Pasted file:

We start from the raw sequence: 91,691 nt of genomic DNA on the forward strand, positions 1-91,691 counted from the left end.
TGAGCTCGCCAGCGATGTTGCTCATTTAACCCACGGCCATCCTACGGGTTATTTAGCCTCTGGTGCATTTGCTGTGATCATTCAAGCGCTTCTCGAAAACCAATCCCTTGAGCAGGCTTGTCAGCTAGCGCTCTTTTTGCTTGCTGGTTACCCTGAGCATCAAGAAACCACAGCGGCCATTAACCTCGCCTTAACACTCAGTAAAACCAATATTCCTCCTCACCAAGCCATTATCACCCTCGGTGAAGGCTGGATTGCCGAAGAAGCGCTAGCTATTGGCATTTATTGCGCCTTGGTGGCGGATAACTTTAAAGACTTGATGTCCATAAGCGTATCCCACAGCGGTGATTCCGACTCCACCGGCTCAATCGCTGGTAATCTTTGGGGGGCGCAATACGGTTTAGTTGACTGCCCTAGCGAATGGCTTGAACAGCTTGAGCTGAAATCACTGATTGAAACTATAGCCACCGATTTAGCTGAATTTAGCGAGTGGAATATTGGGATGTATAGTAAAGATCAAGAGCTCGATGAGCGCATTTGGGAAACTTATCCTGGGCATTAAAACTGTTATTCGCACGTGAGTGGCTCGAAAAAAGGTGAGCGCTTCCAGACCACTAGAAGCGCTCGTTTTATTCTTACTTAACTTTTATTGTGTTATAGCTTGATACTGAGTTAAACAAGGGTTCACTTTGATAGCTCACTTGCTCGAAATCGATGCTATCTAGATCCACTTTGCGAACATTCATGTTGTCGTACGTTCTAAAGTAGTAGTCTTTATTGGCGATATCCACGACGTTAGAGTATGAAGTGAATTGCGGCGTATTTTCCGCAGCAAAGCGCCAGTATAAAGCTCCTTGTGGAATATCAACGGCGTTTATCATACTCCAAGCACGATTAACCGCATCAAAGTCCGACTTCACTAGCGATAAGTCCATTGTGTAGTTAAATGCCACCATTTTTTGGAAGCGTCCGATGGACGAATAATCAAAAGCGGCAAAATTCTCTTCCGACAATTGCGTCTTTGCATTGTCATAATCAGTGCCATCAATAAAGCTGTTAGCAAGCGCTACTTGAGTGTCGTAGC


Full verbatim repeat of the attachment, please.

We start from the raw sequence: 91,691 nt of genomic DNA on the forward strand, positions 1-91,691 counted from the left end.
TGAGCTCGCCAGCGATGTTGCTCATTTAACCCACGGCCATCCTACGGGTTATTTAGCCTCTGGTGCATTTGCTGTGATCATTCAAGCGCTTCTCGAAAACCAATCCCTTGAGCAGGCTTGTCAGCTAGCGCTCTTTTTGCTTGCTGGTTACCCTGAGCATCAAGAAACCACAGCGGCCATTAACCTCGCCTTAACACTCAGTAAAACCAATATTCCTCCTCACCAAGCCATTATCACCCTCGGTGAAGGCTGGATTGCCGAAGAAGCGCTAGCTATTGGCATTTATTGCGCCTTGGTGGCGGATAACTTTAAAGACTTGATGTCCATAAGCGTATCCCACAGCGGTGATTCCGACTCCACCGGCTCAATCGCTGGTAATCTTTGGGGGGCGCAATACGGTTTAGTTGACTGCCCTAGCGAATGGCTTGAACAGCTTGAGCTGAAATCACTGATTGAAACTATAGCCACCGATTTAGCTGAATTTAGCGAGTGGAATATTGGGATGTATAGTAAAGATCAAGAGCTCGATGAGCGCATTTGGGAAACTTATCCTGGGCATTAAAACTGTTATTCGCACGTGAGTGGCTCGAAAAAAGGTGAGCGCTTCCAGACCACTAGAAGCGCTCGTTTTATTCTTACTTAACTTTTATTGTGTTATAGCTTGATACTGAGTTAAACAAGGGTTCACTTTGATAGCTCACTTGCTCGAAATCGATGCTATCTAGATCCACTTTGCGAACATTCATGTTGTCGTACGTTCTAAAGTAGTAGTCTTTATTGGCGATATCCACGACGTTAGAGTATGAAGTGAATTGCGGCGTATTTTCCGCAGCAAAGCGCCAGTATAAAGCTCCTTGTGGAATATCAACGGCGTTTATCATACTCCAAGCACGATTAACCGCATCAAAGTCCGACTTCACTAGCGATAAGTCCATTGTGTAGTTAAATGCCACCATTTTTTGGAAGCGTCCGATGGACGAATAATCAAAAGCGGCAAAATTCTCTTCCGACAATTGCGTCTTTGCATTGTCATAATCAGTGCCATCAATAAAGCTGTTAGCAAGCGCTACTTGAGTGTCGTAGC